Does your usual, sharp memory seem a little fuzzy? Perhaps you’re not able to do as much during your shift as you used to do. When your work drains you, it becomes more challenging to concentrate and remember specific details. Your focus decreases, and you may feel overwhelmed as your nursing duties suddenly seem more taxing to manage.
5. You feel anxious.
Chronic stress can lead to anxiety, restlessness, and tension. If the mere thought of work invokes worry and makes you unable to relax, this could be your mind and body giving you a much-needed wake-up call if you don’t make some serious changes.
The good news is that you can prevent workplace burnout. Bourg Carter offers this sound advice regarding this condition, “Its nature is much more insidious, creeping up on us over time like a slow leak, which makes it much harder to recognize. Still, our bodies and minds do give us warnings, and if you know what to look for, you can recognize it before it’s too late.” The key to preventing burnout is to notice how you’re feeling each day, regularly practice self-care, take inventory of the priorities in your life, set boundaries, and don’t be afraid to ask for help.
Sense.ly, a San Francisco startup that has created a virtual nursing app to help physicians stay in touch with their patients and prevent readmission to the hospital, has recently raised $8 million from investors in its most recent round of venture funding. The new funding from investors like the Mayo Clinic will be used to bring the virtual nurse technology to a wide array of clinics and patients.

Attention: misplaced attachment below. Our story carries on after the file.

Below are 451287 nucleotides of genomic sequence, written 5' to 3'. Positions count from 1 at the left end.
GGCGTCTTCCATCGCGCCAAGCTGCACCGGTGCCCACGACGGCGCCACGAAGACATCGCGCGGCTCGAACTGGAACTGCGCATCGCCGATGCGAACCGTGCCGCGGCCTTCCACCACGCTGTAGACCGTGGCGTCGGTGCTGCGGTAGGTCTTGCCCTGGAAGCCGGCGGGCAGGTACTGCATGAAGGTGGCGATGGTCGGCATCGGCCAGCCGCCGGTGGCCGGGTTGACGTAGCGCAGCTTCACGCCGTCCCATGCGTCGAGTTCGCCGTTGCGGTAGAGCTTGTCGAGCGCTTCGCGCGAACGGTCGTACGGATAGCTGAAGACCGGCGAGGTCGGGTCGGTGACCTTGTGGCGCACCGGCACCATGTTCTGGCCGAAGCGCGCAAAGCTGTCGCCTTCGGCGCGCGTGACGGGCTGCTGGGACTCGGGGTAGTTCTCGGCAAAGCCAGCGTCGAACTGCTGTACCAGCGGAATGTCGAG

Designed for both patients and healthcare professionals, the app asks patients to tell the nurse avatar how they are doing by simply talking through a 5-minute “check in.” Patient check-ins are then stored as medical records that only authorized physicians can view. The medical reports also include device data that the app pulls from medical devices and wearables (like Fitbits or Apple watches) that patients use day-to-day.
Using artificial intelligence, Sense.ly’s nurse avatar speaks to patients in empathetic tones about their healthcare concerns, and uses emotional analysis to alert a patient’s care provider when the app detects that a patient is in need of mental health counseling or feeling symptoms of depression or anxiety as a side effect of medications or lifestyle changes.
The Sense.ly app is designed around commonly accepted medical protocols for diagnosis and treatment of chronic illnesses. So far, the company has focused on patients 60 and older who are suffering from health problems like COPD, heart failure, diabetes, and other age-related issues. But ultimately they want the app to work for people from all age groups and populations dealing with a variety of health issues. They are improving their analysis capabilities by adding new protocols and content from partner hospitals and clinics.
Adam Odessky, Chief Executive Officer and founder of Sense.ly, believes in the platform’s potential help people live longer and healthier lives and make quality healthcare more affordable and available. When asked if virtual nurses might “steal” jobs from human nurses in a discussion with TechCrunch.com, Odessky says no: “There aren’t people doing this job already…This is a technology to help medical professionals do their jobs more effectively, and not one that threatens their livelihood.”